"To strengthen the pelvic floor, we work on activation of the pelvic floor (kegel) in various positions and with various holds. We will work on long holds and quick activations," said Chellsen, adding that this includes functional movements, such as a bridge or a squat.
Strengthening the pelvic floor takes time. You should begin to see some improvement after four to six weeks.
Hormonal imbalances due to menopause, your period or other medical conditions could lead to painful intercourse during certain times in the menstrual cycle, Maniar said.
There are a few possible explanations. It could be caused by vaginal dryness since estrogen levels decline during menopause. Some women may experience discomfort, soreness or a tight feeling at the opening of the vagina.
"Cyclical changes in hormones that occur before, during and after a period may cause women to have irritation of the urinary tract or bladder, and this can be the cause of painful sex," said Monte Swarup, M.D., an OB-GYN in the Phoenix area and the founder of the vaginal health information site Vaginal Health Hub.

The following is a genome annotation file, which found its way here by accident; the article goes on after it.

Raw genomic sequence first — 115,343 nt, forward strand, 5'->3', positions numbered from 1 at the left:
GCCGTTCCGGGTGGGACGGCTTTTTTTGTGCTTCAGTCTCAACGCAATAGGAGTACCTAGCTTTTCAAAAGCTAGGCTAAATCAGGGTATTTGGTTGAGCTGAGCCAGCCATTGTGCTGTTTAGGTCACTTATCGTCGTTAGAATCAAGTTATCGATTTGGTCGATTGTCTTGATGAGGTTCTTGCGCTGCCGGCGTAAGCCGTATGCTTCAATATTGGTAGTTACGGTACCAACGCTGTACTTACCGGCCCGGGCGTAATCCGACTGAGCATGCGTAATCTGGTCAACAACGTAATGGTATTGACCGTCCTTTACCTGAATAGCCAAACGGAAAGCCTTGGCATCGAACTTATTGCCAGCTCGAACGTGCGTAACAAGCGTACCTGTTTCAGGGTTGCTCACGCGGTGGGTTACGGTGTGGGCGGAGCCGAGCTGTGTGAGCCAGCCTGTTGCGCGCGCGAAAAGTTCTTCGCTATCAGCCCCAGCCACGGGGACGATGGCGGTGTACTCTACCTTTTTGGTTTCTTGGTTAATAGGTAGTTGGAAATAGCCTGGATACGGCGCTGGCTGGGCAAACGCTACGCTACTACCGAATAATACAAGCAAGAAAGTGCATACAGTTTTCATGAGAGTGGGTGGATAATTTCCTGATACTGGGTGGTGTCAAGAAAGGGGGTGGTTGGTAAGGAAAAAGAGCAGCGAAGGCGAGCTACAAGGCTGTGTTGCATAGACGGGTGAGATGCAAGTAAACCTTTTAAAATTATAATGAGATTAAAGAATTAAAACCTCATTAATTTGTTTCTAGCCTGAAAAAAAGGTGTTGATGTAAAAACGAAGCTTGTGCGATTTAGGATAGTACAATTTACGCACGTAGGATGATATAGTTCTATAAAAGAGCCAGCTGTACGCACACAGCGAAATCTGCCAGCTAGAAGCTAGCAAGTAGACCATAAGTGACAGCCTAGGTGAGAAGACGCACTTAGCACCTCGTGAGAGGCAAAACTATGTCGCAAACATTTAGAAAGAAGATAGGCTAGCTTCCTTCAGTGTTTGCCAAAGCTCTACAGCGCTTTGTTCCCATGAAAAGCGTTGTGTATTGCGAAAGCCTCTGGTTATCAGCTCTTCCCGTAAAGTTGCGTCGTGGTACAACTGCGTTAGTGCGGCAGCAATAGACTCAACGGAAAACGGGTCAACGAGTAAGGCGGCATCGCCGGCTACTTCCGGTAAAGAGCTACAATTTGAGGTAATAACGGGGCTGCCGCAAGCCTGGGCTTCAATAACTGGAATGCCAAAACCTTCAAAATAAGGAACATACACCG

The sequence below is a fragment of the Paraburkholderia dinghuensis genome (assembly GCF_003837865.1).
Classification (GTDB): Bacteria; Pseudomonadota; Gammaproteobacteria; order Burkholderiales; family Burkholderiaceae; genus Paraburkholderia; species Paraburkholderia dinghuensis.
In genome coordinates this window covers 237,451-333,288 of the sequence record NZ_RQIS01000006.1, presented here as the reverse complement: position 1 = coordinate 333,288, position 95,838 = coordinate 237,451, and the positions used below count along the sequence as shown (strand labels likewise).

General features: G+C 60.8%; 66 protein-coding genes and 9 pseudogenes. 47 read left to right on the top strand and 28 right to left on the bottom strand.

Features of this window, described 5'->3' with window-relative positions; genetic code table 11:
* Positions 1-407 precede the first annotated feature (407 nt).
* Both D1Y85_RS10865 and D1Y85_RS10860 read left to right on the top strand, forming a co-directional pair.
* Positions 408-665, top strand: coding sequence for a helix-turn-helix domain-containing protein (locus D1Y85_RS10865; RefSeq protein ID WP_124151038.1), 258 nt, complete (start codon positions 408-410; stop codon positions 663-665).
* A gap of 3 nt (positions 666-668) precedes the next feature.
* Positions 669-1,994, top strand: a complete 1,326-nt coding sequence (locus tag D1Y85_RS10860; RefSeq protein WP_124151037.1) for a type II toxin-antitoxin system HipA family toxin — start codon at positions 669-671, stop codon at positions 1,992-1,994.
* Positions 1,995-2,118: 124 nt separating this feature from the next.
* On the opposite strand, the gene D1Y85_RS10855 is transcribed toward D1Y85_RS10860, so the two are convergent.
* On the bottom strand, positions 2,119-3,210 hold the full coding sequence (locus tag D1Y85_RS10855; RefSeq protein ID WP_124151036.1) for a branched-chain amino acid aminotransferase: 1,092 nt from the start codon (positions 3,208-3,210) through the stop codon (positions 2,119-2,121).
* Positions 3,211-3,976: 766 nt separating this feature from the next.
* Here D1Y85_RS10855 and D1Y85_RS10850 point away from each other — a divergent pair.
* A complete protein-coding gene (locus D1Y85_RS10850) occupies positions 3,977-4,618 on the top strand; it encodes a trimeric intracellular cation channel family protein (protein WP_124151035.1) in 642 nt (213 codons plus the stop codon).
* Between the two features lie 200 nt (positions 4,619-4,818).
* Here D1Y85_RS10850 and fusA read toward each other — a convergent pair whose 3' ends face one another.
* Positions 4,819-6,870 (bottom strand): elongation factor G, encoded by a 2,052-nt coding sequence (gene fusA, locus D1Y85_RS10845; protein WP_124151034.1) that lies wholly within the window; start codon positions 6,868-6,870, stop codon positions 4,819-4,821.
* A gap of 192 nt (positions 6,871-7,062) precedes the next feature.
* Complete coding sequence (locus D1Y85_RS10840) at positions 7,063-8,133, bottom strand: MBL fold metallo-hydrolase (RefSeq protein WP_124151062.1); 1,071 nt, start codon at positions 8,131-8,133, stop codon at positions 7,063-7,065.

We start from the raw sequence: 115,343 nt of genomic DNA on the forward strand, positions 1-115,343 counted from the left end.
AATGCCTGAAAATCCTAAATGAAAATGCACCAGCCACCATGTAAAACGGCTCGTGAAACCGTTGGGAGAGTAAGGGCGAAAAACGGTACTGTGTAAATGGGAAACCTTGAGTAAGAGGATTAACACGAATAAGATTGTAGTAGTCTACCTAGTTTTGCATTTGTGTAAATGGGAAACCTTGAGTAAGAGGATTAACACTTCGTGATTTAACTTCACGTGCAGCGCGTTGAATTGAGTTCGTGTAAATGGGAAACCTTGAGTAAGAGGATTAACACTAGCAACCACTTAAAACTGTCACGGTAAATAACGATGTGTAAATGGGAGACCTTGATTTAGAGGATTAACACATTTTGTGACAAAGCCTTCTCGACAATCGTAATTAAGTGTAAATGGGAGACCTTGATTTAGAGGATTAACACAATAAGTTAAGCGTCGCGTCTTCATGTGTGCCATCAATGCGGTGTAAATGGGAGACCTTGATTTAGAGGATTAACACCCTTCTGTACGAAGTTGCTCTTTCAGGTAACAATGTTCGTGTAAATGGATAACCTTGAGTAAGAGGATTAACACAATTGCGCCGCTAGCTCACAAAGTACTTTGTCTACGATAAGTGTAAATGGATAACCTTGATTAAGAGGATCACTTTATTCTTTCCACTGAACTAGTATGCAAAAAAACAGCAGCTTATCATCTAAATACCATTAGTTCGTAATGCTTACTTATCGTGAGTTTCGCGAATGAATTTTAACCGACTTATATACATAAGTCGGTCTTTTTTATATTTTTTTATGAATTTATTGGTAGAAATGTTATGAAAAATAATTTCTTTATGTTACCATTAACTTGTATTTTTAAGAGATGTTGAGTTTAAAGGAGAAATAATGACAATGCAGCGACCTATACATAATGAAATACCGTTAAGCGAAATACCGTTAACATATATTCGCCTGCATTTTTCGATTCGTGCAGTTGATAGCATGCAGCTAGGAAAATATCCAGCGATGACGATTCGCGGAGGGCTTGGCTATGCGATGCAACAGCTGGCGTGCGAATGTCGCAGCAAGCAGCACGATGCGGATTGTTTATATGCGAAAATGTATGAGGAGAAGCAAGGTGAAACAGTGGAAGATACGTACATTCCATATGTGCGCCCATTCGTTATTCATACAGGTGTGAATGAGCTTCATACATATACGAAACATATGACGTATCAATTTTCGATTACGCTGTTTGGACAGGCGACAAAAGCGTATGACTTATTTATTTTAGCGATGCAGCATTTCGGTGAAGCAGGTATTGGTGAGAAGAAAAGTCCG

"In some cases, an underlying psychological issue such as anxiety or depression may also be contributing to painful sexual experiences," Maniar said. "Anxiety and emotional distress can lead to muscle tension in the genital area, which can lead to dyspareunia (painful sex)."
It's worth noting past trauma or abuse could play a role in cyclical pain during sex. If psychological issues are suspected as the cause of your pain during sex, your healthcare provider may recommend psychotherapy or anti-anxiety medications.
Treatment for cyclical pain during sex
The treatment for pain during sex varies from person to person since there are many potential causes. You can expect your OB-GYN to carefully review your medical history and symptoms to determine what is causing your pain, Swarup said.
Once you undergo an ultrasound exam, pelvic exam and laparoscopy, you can rule out any potential medical issues. In that case, lifestyle changes, medications or pelvic floor therapy may help reduce pain during sex.